KEN SILVERSTEIN: I can't say that I was entirely shocked. I expect in some ways that the firms who we approached in particular, because we did pick specific firms to go to, to see if they'd take the bait, it didn't surprise me entirely that they were willing to work for a dictatorship. It surprised me a little that I, you know, we pushed it so far. I wouldn't even tell them the name of the man I worked for. No problem. So I was a little surprised that, you know, given how far we pushed it that neither of these firms decided, you know what? We better take a second look at this. And I really think that those firms were blinded by greed. I think if they had not viewed me as a big, glowing sack of money, and had stopped to think about, should we be doing this? And maybe we better check this out. They would have discovered that there was something wrong, and that they wouldn't have gotten in as deep as they did.
BILL MOYERS: I can hear the sighs of despair out there from people watching. Okay, it's an old story. I mean, we've lost our democracy. It — what's the bottom line here? What do people do?
KEN SILVERSTEIN: Well, that's why we wrote this story. And that's why we think this story serves the public interest and why it justifies the undercover technique that we used, which I do know is controversial. We think the rules need to be tightened up. We don't think these firms should have such an easy time making a mockery of the law. They don't — I'm not accusing them of breaking the law. But they certainly break the spirit of the law. They talked to me repeatedly about how the disclosure requirements are so weak that you don't have to worry about any undue publicity. Well, in the post-Abramoff climate, they said it might be difficult to arrange a trip to Turkmenistan by members of Congress, but we can probably swing it. APCO told me you know, I think there's a loophole in the law where we can use a Turkmen university to sponsor the trip. You wouldn't sponsor it directly 'cause that would raise questions. But we'll get a Turkmen university to front for the trip, and we'll be able to send a delegation over there. They didn't say, "we'll break the law." But it was clear to me from talking to them that the law was so weak and it was so easy for them to evade the spirit of the law that they could get away with this sort of stuff. So that's the point. Tighten the law.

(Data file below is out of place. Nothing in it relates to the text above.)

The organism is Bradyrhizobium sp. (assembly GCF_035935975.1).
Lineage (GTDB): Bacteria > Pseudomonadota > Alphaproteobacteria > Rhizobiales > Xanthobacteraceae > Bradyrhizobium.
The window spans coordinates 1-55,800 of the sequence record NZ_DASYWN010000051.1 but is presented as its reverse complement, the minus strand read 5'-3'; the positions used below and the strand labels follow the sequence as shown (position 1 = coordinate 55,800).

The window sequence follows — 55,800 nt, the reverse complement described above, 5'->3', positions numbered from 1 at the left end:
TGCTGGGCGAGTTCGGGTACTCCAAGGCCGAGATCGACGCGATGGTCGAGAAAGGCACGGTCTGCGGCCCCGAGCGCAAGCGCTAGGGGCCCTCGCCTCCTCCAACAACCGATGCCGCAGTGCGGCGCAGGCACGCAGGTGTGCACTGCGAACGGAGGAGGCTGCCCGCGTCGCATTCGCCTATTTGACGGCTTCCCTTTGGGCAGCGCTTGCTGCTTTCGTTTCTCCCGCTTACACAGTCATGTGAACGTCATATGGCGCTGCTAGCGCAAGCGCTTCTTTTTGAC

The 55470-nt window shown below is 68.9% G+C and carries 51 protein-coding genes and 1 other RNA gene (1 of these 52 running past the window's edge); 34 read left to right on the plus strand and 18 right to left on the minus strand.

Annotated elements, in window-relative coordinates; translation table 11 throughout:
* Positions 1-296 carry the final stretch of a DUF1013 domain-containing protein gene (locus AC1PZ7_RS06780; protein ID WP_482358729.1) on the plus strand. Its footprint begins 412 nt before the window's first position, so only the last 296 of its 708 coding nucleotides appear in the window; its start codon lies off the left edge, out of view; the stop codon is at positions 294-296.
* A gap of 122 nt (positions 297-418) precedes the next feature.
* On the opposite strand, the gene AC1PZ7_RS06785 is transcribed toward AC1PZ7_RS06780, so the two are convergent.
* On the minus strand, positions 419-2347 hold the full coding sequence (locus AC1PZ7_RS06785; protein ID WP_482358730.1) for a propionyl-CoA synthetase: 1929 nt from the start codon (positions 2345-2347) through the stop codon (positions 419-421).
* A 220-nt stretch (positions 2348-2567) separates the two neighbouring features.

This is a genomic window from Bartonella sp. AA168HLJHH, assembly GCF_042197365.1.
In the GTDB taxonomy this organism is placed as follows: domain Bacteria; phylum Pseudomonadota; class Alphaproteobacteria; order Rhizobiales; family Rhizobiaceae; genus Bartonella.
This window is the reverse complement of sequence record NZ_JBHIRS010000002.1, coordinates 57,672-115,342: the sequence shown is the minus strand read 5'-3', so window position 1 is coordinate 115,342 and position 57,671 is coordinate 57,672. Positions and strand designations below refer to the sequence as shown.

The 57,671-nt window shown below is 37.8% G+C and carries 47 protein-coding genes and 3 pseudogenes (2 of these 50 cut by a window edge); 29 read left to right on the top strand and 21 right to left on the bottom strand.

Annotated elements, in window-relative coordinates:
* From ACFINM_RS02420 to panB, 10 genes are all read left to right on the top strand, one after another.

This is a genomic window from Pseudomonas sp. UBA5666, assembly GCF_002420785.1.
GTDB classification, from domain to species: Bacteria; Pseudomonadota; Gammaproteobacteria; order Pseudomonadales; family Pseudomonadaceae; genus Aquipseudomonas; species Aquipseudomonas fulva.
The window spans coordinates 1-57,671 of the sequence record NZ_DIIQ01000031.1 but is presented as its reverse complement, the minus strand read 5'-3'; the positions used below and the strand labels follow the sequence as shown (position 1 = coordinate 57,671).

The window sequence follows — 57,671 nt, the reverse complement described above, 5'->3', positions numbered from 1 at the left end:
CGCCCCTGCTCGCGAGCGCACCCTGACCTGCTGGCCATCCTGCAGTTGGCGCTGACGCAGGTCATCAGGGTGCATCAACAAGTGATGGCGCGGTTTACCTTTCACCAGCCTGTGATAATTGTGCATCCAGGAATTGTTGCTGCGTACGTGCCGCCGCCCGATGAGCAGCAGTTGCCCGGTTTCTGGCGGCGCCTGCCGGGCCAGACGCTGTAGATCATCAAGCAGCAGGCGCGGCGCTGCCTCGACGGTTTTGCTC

BILL MOYERS: But if you're Congressman Silverstein instead of journalist Silverstein and you think that you may be leaving Congress voluntarily or involuntarily in 2008, are you gonna strengthen the law that will put a handcuff on how much you can do when you leave as a lobbyist?
KEN SILVERSTEIN: Well, that's a very good question. And I'd like to be able to say, yes, they should, they'll be willing to do this. I don't know. I mean, after the uproar over the Abramoff scandal and some of these other lobbying scandals of the past few years, Congress did feel compelled to take action. I don't think Congress acts unless it feels that it's just too embarrassing to do nothing. Now, as it turned out, the whole reform effort did sort of fizzle away precisely for the reasons you raised. Because Congress doesn't want to regulate itself. They don't want to limit their financial options. But if people get mad enough, and it's too embarrassing not to take action, then I think you get movement. They did pass some reforms in the aftermath of the Abramoff scandal. I don't think they went far enough.
BILL MOYERS: I hope a lot of people read your story in Harper’s and online at PBS.org. Ken Silverstein thank you very much.
KEN SILVERSTEIN: Thank you.